Norwich Cathedral and Westminster Abbey hold services to remember executed WW1 nurse Edith Cavell.Read more
Thanks Karen and Joe for this morning's live coverage of all things business.
Mary-Ann Russon with you until 21:30 for the rest of the day's news and views.
Today, Prince Harry, Duke of Sussex and Catherine, Duchess of Cambridge attended the ANZAC Day Service of Commemoration and Thanksgiving at Westminster Abbey in London.
Bells on Sunday for Remembrance comes from Westminster Abbey. The Company of Ringers there goes back as far as 1255, when the Abbey possessed five bells. The current ten were hung by the Whitechapel foundry in 1971 and they have a Tenor weighing thirty and a quarter hundred weight tuned to D. We hear the bells ringing Stedman Caters, half muffled at one stroke. This involves a leather pad being strapped to one side of the clapper, an arrangement used on solemn occasions such as this Remembrance Sunday.
The Duke of Sussex will commemorate the Armistice at Westminster Abbey's Field of Remembrance on Thursday.
Prince Harry will visit the memorial and lay a cross of remembrance three days before the centenary of the end of the First World War.
It will be the sixth time that the duke has attended the event.
The Field of Remembrance has been held in the grounds of Westminster Abbey since 1928, and is organised by the Poppy Factory.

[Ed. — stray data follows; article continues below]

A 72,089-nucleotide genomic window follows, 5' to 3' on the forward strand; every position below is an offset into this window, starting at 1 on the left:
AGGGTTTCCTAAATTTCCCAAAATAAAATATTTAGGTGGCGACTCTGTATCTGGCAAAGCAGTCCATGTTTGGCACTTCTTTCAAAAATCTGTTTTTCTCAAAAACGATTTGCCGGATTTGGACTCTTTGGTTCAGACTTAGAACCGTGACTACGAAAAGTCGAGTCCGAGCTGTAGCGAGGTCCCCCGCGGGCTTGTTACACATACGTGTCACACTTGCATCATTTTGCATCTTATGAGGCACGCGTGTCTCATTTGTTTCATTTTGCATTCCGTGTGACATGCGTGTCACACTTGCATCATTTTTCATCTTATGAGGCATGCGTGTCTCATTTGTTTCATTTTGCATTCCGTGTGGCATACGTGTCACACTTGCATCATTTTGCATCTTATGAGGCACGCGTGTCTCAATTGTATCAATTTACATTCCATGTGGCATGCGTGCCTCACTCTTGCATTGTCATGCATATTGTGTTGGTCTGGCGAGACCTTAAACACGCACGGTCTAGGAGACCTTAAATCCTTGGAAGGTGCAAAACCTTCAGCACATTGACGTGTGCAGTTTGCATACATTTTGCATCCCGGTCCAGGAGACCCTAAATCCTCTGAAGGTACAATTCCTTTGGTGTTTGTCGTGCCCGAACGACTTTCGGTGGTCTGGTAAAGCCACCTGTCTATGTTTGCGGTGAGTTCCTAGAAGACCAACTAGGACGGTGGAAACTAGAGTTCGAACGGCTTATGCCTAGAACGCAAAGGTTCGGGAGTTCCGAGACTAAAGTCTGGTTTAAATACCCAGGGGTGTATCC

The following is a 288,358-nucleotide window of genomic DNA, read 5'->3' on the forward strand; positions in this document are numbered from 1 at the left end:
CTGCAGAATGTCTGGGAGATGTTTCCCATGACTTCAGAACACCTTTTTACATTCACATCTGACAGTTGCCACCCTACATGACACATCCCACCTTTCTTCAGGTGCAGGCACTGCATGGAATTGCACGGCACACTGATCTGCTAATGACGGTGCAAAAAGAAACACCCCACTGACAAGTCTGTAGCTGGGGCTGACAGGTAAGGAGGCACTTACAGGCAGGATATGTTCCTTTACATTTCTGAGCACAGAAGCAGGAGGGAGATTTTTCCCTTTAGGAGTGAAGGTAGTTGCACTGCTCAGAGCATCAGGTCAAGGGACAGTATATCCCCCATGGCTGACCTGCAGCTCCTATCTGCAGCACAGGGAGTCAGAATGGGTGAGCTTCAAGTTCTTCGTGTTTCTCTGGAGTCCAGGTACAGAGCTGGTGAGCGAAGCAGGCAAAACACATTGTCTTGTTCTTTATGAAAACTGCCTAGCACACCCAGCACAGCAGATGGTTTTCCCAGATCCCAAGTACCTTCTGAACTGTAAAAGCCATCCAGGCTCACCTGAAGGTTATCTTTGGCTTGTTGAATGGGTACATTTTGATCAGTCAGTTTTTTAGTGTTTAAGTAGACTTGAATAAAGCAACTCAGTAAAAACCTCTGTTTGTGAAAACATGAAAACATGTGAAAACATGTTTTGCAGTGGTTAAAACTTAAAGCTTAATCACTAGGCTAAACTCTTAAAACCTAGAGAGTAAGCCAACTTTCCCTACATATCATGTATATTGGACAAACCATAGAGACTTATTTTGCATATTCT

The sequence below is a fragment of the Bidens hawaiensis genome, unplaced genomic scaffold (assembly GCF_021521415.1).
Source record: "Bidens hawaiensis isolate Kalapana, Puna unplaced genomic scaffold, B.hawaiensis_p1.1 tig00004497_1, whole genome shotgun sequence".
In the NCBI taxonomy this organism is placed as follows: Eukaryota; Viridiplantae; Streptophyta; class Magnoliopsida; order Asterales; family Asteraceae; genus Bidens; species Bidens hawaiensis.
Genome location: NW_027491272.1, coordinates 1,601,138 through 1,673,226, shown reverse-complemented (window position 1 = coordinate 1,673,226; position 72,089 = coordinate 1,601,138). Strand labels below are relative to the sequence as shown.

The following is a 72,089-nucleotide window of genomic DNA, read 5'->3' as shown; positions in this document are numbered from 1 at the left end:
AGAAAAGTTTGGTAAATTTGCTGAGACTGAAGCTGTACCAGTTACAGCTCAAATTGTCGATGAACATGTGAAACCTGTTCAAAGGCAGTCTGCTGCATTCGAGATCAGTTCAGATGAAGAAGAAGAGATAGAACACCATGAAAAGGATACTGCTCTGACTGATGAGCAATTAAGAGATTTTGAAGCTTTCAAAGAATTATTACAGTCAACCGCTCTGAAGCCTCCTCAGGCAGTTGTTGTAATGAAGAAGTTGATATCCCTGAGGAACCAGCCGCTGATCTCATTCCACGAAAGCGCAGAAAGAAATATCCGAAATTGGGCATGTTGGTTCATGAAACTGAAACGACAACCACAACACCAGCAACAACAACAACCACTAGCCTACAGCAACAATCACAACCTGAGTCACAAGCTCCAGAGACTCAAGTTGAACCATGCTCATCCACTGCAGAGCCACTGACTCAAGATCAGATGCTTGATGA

In its first year, only two tribute crosses were planted, but now around 70,000 are produced by the Poppy Factory each year, for planting on more than 360 plots at the Abbey.
Veterans, as well as members of the public, are invited to plant a cross in the Abbey grounds in memory of fallen comrades and loved ones.
At Thursday's ceremony, Prince Harry will honour a two minute silence, to be held after the Last Post, before meeting ex-service men and women from across the armed forces who have served in a number of conflicts.
BBC Live reporter
The tomb of the Unknown Warrior became the focal point for the nation's grief after World War One.
The inspiration came from a Folkestone clergyman, who witnessed the horrors of the trenches first hand.
How the idea of a Folkestone clergyman became the focal point for a nation's grief.
The artist's window celebrating the Queen's reign has been revealed at Westminster Abbey.